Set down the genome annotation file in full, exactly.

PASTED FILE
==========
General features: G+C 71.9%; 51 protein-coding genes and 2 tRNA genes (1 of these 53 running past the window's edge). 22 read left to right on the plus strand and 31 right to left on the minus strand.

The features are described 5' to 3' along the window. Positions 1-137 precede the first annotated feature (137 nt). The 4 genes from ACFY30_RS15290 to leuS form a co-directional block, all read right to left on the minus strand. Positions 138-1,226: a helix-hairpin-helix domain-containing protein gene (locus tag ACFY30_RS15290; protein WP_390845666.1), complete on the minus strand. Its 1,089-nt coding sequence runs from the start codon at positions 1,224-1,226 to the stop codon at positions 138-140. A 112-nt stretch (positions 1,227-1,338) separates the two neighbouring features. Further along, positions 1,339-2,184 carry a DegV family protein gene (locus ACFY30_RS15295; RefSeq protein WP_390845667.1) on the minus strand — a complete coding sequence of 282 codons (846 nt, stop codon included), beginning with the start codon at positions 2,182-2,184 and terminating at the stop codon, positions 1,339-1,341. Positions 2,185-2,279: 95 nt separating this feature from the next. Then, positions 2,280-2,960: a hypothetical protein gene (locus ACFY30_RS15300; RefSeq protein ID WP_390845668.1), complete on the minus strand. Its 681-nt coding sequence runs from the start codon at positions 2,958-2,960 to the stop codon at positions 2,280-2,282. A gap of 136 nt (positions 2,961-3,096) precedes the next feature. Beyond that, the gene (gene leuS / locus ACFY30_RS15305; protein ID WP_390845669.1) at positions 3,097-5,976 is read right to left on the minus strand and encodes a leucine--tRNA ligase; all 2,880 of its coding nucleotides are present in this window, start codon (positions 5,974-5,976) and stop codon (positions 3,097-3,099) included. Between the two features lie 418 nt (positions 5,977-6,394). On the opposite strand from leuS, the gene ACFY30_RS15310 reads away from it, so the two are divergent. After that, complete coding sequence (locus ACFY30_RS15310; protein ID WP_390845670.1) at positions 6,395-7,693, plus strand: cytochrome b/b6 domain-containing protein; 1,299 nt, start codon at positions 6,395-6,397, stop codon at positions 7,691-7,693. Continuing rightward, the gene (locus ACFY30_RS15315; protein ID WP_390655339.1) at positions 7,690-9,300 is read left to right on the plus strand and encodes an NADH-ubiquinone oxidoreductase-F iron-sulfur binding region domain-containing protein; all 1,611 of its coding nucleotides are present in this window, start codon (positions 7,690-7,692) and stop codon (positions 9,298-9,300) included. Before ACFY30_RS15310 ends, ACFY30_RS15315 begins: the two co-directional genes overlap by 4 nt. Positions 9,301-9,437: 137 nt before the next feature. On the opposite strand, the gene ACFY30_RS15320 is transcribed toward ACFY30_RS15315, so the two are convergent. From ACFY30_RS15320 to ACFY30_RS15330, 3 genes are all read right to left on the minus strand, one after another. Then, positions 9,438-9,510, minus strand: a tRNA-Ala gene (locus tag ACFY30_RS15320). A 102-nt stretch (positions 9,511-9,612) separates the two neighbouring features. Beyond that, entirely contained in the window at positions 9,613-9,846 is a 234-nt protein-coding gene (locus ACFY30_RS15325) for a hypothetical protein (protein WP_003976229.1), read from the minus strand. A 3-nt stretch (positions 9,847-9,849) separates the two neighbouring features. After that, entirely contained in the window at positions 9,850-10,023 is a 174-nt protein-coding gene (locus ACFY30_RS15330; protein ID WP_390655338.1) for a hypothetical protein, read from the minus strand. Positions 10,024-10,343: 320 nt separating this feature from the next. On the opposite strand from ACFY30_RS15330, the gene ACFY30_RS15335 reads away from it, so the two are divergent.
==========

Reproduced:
General features: G+C 71.9%; 51 protein-coding genes and 2 tRNA genes (1 of these 53 running past the window's edge). 22 read left to right on the plus strand and 31 right to left on the minus strand.

The features are described 5' to 3' along the window. Positions 1-137 precede the first annotated feature (137 nt). The 4 genes from ACFY30_RS15290 to leuS form a co-directional block, all read right to left on the minus strand. Positions 138-1,226: a helix-hairpin-helix domain-containing protein gene (locus tag ACFY30_RS15290; protein WP_390845666.1), complete on the minus strand. Its 1,089-nt coding sequence runs from the start codon at positions 1,224-1,226 to the stop codon at positions 138-140. A 112-nt stretch (positions 1,227-1,338) separates the two neighbouring features. Further along, positions 1,339-2,184 carry a DegV family protein gene (locus ACFY30_RS15295; RefSeq protein WP_390845667.1) on the minus strand — a complete coding sequence of 282 codons (846 nt, stop codon included), beginning with the start codon at positions 2,182-2,184 and terminating at the stop codon, positions 1,339-1,341. Positions 2,185-2,279: 95 nt separating this feature from the next. Then, positions 2,280-2,960: a hypothetical protein gene (locus ACFY30_RS15300; RefSeq protein ID WP_390845668.1), complete on the minus strand. Its 681-nt coding sequence runs from the start codon at positions 2,958-2,960 to the stop codon at positions 2,280-2,282. A gap of 136 nt (positions 2,961-3,096) precedes the next feature. Beyond that, the gene (gene leuS / locus ACFY30_RS15305; protein ID WP_390845669.1) at positions 3,097-5,976 is read right to left on the minus strand and encodes a leucine--tRNA ligase; all 2,880 of its coding nucleotides are present in this window, start codon (positions 5,974-5,976) and stop codon (positions 3,097-3,099) included. Between the two features lie 418 nt (positions 5,977-6,394). On the opposite strand from leuS, the gene ACFY30_RS15310 reads away from it, so the two are divergent. After that, complete coding sequence (locus ACFY30_RS15310; protein ID WP_390845670.1) at positions 6,395-7,693, plus strand: cytochrome b/b6 domain-containing protein; 1,299 nt, start codon at positions 6,395-6,397, stop codon at positions 7,691-7,693. Continuing rightward, the gene (locus ACFY30_RS15315; protein ID WP_390655339.1) at positions 7,690-9,300 is read left to right on the plus strand and encodes an NADH-ubiquinone oxidoreductase-F iron-sulfur binding region domain-containing protein; all 1,611 of its coding nucleotides are present in this window, start codon (positions 7,690-7,692) and stop codon (positions 9,298-9,300) included. Before ACFY30_RS15310 ends, ACFY30_RS15315 begins: the two co-directional genes overlap by 4 nt. Positions 9,301-9,437: 137 nt before the next feature. On the opposite strand, the gene ACFY30_RS15320 is transcribed toward ACFY30_RS15315, so the two are convergent. From ACFY30_RS15320 to ACFY30_RS15330, 3 genes are all read right to left on the minus strand, one after another. Then, positions 9,438-9,510, minus strand: a tRNA-Ala gene (locus tag ACFY30_RS15320). A 102-nt stretch (positions 9,511-9,612) separates the two neighbouring features. Beyond that, entirely contained in the window at positions 9,613-9,846 is a 234-nt protein-coding gene (locus ACFY30_RS15325) for a hypothetical protein (protein WP_003976229.1), read from the minus strand. A 3-nt stretch (positions 9,847-9,849) separates the two neighbouring features. After that, entirely contained in the window at positions 9,850-10,023 is a 174-nt protein-coding gene (locus ACFY30_RS15330; protein ID WP_390655338.1) for a hypothetical protein, read from the minus strand. Positions 10,024-10,343: 320 nt separating this feature from the next. On the opposite strand from ACFY30_RS15330, the gene ACFY30_RS15335 reads away from it, so the two are divergent.